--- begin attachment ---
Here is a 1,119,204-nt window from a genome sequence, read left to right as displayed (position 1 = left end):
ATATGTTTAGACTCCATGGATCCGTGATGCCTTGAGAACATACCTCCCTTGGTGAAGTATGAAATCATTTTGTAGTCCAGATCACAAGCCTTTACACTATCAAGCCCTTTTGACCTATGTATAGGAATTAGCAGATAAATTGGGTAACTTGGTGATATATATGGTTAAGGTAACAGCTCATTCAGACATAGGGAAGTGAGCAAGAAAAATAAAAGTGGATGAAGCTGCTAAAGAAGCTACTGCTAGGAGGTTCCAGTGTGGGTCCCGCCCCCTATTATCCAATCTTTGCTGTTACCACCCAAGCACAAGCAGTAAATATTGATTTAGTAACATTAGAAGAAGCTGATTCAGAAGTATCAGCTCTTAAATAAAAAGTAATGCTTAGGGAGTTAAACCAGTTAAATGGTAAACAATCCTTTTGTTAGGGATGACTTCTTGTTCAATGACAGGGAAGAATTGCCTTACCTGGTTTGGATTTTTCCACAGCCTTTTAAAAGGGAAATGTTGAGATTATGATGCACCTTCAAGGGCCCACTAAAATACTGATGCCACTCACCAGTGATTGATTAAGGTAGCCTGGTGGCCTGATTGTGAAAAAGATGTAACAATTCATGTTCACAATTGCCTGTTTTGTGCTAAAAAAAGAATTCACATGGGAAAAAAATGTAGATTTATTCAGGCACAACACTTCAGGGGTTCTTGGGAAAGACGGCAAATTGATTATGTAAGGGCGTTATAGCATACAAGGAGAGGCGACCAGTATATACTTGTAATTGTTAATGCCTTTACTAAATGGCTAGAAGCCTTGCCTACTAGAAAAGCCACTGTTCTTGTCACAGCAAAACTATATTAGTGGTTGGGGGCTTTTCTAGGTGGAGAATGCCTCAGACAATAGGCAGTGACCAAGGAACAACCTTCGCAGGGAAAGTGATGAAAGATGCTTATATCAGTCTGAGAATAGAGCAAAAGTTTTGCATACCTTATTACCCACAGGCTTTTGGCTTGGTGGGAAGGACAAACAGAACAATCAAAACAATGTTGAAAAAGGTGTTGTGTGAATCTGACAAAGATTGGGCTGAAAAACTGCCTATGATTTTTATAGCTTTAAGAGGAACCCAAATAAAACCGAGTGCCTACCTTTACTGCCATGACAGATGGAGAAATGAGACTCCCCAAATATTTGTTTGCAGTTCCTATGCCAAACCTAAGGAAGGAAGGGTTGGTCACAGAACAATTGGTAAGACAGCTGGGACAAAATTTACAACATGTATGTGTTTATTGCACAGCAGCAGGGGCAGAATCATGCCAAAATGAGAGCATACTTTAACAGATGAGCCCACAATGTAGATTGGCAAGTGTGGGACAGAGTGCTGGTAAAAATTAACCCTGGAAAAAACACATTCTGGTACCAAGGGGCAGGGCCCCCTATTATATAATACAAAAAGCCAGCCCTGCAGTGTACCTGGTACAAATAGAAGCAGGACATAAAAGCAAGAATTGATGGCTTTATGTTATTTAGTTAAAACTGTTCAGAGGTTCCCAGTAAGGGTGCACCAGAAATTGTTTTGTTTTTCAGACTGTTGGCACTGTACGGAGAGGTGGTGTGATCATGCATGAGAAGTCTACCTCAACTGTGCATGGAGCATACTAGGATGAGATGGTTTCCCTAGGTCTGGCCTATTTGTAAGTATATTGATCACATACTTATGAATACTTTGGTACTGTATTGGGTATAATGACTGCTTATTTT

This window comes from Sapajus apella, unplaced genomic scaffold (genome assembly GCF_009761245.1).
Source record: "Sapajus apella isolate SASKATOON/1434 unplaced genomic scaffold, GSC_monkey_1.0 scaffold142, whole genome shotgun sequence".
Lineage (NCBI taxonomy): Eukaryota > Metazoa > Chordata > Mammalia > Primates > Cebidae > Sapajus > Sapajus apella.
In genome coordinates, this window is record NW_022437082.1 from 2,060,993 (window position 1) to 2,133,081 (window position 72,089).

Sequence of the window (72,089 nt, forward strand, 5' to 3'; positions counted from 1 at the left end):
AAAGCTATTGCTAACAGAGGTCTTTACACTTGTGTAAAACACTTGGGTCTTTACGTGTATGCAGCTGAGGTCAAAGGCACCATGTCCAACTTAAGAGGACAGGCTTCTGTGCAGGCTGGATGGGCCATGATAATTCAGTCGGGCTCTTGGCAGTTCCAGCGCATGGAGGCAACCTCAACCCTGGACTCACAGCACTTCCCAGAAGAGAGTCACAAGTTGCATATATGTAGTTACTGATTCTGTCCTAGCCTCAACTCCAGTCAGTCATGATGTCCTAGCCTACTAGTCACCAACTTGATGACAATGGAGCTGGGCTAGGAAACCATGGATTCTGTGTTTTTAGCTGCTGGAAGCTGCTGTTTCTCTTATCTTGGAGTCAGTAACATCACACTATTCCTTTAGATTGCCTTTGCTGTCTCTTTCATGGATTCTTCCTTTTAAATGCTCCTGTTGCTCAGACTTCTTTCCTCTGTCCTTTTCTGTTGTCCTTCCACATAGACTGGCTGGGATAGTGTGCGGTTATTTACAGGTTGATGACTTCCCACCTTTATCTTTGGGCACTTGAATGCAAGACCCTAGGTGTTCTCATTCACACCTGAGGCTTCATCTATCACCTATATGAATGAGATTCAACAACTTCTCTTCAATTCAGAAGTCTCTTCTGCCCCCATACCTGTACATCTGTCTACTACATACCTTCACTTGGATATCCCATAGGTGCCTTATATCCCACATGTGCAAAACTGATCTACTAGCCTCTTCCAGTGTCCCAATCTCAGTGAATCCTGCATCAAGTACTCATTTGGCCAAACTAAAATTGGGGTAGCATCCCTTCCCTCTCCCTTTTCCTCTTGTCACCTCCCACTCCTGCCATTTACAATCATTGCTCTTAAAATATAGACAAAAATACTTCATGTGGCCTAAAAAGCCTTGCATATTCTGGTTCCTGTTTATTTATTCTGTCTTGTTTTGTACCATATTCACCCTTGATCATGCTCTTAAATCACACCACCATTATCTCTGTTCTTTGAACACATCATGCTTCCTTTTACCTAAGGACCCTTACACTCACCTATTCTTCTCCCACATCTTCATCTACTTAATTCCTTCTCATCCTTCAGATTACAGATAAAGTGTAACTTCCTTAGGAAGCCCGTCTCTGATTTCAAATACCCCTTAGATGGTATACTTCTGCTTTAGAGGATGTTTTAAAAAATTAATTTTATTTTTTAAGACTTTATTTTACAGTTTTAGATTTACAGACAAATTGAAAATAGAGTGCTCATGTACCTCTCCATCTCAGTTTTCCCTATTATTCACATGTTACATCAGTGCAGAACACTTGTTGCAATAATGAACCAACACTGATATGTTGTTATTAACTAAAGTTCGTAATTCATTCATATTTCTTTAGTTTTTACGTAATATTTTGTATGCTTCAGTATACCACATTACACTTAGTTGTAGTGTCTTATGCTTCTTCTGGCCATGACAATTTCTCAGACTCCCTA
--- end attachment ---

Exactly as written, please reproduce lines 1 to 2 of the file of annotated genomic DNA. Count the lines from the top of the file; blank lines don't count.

Here is a 1,119,204-nt window from a genome sequence, read left to right as displayed (position 1 = left end):
ATATGTTTAGACTCCATGGATCCGTGATGCCTTGAGAACATACCTCCCTTGGTGAAGTATGAAATCATTTTGTAGTCCAGATCACAAGCCTTTACACTATCAAGCCCTTTTGACCTATGTATAGGAATTAGCAGATAAATTGGGTAACTTGGTGATATATATGGTTAAGGTAACAGCTCATTCAGACATAGGGAAGTGAGCAAGAAAAATAAAAGTGGATGAAGCTGCTAAAGAAGCTACTGCTAGGAGGTTCCAGTGTGGGTCCCGCCCCCTATTATCCAATCTTTGCTGTTACCACCCAAGCACAAGCAGTAAATATTGATTTAGTAACATTAGAAGAAGCTGATTCAGAAGTATCAGCTCTTAAATAAAAAGTAATGCTTAGGGAGTTAAACCAGTTAAATGGTAAACAATCCTTTTGTTAGGGATGACTTCTTGTTCAATGACAGGGAAGAATTGCCTTACCTGGTTTGGATTTTTCCACAGCCTTTTAAAAGGGAAATGTTGAGATTATGATGCACCTTCAAGGGCCCACTAAAATACTGATGCCACTCACCAGTGATTGATTAAGGTAGCCTGGTGGCCTGATTGTGAAAAAGATGTAACAATTCATGTTCACAATTGCCTGTTTTGTGCTAAAAAAAGAATTCACATGGGAAAAAAATGTAGATTTATTCAGGCACAACACTTCAGGGGTTCTTGGGAAAGACGGCAAATTGATTATGTAAGGGCGTTATAGCATACAAGGAGAGGCGACCAGTATATACTTGTAATTGTTAATGCCTTTACTAAATGGCTAGAAGCCTTGCCTACTAGAAAAGCCACTGTTCTTGTCACAGCAAAACTATATTAGTGGTTGGGGGCTTTTCTAGGTGGAGAATGCCTCAGACAATAGGCAGTGACCAAGGAACAACCTTCGCAGGGAAAGTGATGAAAGATGCTTATATCAGTCTGAGAATAGAGCAAAAGTTTTGCATACCTTATTACCCACAGGCTTTTGGCTTGGTGGGAAGGACAAACAGAACAATCAAAACAATGTTGAAAAAGGTGTTGTGTGAATCTGACAAAGATTGGGCTGAAAAACTGCCTATGATTTTTATAGCTTTAAGAGGAACCCAAATAAAACCGAGTGCCTACCTTTACTGCCATGACAGATGGAGAAATGAGACTCCCCAAATATTTGTTTGCAGTTCCTATGCCAAACCTAAGGAAGGAAGGGTTGGTCACAGAACAATTGGTAAGACAGCTGGGACAAAATTTACAACATGTATGTGTTTATTGCACAGCAGCAGGGGCAGAATCATGCCAAAATGAGAGCATACTTTAACAGATGAGCCCACAATGTAGATTGGCAAGTGTGGGACAGAGTGCTGGTAAAAATTAACCCTGGAAAAAACACATTCTGGTACCAAGGGGCAGGGCCCCCTATTATATAATACAAAAAGCCAGCCCTGCAGTGTACCTGGTACAAATAGAAGCAGGACATAAAAGCAAGAATTGATGGCTTTATGTTATTTAGTTAAAACTGTTCAGAGGTTCCCAGTAAGGGTGCACCAGAAATTGTTTTGTTTTTCAGACTGTTGGCACTGTACGGAGAGGTGGTGTGATCATGCATGAGAAGTCTACCTCAACTGTGCATGGAGCATACTAGGATGAGATGGTTTCCCTAGGTCTGGCCTATTTGTAAGTATATTGATCACATACTTATGAATACTTTGGTACTGTATTGGGTATAATGACTGCTTATTTT